13/08/2020 Civilian John Cosgrove 02450
13/08/2020 Civilian John Cosgrove To Mr Twigg – I opened my eyes when the lorry stopped. I could not say what state the scaffolding was in. I had not seen the men working at the wall on the way out.
13/08/2020 Civilian John Cosgrove To Mr Doris – The driver sounded his horn coming to the corner and changed down about 150 yards from the corner. I felt that the driver would not get round the corner. I closed my eyes. I felt the bump against the wall. It was not a terrible impact.
13/08/2020 Civilian John Cosgrove Antonio Lupari, of Market Street, Magherafelt, said he was employed at United States Army Camp and accompanied O’Mally on this occasion. At the foot of a hill, past a chapel, they were approaching a left hand bend, and the driver changed down and the lorry slowed up. It was not going fast – he could not tell the speed. As the lorry approached the bend he saw the driver apply the brakes and try to pull the lorry round, but the brakes seemed not to work, and the lorry did not turn the corner. ‘I then closed my eyes’, added the witness, and found the lorry hitting a wall where men were working. He helped to carry Cosgrove into a house.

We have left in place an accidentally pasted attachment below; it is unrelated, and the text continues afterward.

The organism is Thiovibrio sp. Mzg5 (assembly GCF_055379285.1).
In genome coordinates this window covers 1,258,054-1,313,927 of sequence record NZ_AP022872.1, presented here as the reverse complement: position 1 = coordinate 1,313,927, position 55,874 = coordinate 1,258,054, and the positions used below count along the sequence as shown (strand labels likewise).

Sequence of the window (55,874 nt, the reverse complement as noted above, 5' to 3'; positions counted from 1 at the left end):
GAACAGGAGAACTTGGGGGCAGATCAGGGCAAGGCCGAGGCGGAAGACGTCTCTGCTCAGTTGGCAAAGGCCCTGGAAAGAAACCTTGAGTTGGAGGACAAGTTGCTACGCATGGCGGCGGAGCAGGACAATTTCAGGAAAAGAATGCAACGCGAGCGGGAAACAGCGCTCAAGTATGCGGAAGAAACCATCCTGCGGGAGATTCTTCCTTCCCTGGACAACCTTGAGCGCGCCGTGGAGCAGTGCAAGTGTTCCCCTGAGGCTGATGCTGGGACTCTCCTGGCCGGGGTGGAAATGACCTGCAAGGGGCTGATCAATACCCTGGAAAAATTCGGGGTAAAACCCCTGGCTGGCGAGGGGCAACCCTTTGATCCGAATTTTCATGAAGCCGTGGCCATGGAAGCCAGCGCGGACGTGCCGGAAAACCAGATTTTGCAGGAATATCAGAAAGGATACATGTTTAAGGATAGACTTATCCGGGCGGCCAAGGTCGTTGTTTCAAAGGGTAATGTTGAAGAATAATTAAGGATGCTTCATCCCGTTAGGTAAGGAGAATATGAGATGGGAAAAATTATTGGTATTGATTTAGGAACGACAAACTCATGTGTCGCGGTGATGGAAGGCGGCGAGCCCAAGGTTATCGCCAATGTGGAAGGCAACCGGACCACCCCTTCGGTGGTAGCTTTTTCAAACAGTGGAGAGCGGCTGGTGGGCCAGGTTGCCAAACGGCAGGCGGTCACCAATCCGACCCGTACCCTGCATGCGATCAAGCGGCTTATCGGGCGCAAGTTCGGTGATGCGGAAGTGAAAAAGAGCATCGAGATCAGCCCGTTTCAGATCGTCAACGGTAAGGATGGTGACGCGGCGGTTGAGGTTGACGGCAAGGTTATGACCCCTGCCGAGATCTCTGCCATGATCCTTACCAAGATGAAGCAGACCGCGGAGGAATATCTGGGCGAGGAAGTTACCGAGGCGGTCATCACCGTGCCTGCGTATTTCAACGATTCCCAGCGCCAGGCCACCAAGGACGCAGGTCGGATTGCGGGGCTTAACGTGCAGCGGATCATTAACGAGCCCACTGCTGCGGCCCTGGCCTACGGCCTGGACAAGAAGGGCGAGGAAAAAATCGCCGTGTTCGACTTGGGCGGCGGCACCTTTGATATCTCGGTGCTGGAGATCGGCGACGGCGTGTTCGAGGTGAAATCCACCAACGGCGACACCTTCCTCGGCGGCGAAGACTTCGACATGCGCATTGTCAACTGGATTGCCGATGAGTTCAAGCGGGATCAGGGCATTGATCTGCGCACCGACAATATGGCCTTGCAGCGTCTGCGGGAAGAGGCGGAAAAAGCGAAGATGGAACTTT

13/08/2020 Civilian John Cosgrove Lieutenant Michael O’Brien, giving evidence, said that he was in charge of the camp where Sergeant O’Mally is stationed. This truck was inspected either on Friday or Saturday morning and if any defect was discovered it would not be permitted to go out. The witness examined it after the accident and found a ruptured pipe line; the brakes on the back wheels were of no use. Sergeant O’Mally has an excellent driving record. The rupture of the pipeline could have occurred at the time of the accident, but he thought it occurred when the driver applied the brakes.